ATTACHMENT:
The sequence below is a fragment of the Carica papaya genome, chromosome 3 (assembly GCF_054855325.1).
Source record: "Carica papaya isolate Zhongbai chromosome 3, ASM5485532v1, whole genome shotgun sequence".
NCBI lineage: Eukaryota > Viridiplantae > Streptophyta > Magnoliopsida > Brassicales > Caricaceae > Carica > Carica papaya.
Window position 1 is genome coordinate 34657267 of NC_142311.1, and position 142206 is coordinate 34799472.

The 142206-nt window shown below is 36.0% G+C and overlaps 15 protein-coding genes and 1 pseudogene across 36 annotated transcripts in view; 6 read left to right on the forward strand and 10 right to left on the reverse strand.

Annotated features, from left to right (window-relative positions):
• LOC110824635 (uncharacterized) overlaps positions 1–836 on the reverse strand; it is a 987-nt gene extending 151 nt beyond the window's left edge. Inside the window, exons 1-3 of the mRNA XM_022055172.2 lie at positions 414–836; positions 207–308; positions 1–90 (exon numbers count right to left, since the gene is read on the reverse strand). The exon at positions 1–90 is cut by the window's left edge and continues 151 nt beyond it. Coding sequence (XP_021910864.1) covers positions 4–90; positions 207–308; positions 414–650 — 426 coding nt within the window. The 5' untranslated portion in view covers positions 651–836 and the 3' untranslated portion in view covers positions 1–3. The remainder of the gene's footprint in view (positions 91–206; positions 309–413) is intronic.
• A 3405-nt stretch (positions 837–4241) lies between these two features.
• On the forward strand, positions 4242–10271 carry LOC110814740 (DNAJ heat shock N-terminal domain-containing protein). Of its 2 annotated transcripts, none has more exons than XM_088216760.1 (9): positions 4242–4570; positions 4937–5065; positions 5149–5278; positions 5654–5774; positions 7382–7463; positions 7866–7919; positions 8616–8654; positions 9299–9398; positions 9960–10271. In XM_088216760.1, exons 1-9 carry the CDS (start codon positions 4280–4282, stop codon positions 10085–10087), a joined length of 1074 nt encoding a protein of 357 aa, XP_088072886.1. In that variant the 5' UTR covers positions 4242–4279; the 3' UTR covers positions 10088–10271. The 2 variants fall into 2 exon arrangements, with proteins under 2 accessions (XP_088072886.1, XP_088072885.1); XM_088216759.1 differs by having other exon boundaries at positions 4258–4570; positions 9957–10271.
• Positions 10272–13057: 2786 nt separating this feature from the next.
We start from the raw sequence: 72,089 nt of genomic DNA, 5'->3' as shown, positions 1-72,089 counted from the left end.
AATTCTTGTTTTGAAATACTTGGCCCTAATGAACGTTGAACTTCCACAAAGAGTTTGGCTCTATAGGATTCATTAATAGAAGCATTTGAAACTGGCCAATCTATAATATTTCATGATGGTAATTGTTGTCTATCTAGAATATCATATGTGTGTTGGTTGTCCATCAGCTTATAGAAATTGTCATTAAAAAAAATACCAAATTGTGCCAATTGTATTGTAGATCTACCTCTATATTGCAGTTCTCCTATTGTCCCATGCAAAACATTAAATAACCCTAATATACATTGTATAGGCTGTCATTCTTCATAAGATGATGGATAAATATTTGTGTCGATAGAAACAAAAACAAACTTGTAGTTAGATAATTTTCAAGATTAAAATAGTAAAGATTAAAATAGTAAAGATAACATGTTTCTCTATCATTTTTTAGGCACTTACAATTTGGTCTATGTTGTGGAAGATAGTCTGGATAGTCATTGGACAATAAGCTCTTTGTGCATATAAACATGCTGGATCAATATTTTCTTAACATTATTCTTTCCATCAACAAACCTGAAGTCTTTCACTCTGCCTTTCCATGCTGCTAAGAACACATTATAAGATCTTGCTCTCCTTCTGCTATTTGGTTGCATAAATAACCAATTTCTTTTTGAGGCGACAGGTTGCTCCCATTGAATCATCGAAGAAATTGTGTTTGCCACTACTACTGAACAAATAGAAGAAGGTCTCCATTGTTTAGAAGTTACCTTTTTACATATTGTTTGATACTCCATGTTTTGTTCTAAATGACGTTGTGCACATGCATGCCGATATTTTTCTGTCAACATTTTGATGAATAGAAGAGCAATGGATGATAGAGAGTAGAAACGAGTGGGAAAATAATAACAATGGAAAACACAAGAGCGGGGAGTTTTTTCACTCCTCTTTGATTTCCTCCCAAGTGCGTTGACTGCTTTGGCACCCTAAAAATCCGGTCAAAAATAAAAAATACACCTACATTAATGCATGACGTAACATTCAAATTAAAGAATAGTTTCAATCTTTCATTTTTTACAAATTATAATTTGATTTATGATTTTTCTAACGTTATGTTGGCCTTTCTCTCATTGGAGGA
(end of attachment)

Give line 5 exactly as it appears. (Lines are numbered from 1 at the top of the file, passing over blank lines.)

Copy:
The 142206-nt window shown below is 36.0% G+C and overlaps 15 protein-coding genes and 1 pseudogene across 36 annotated transcripts in view; 6 read left to right on the forward strand and 10 right to left on the reverse strand.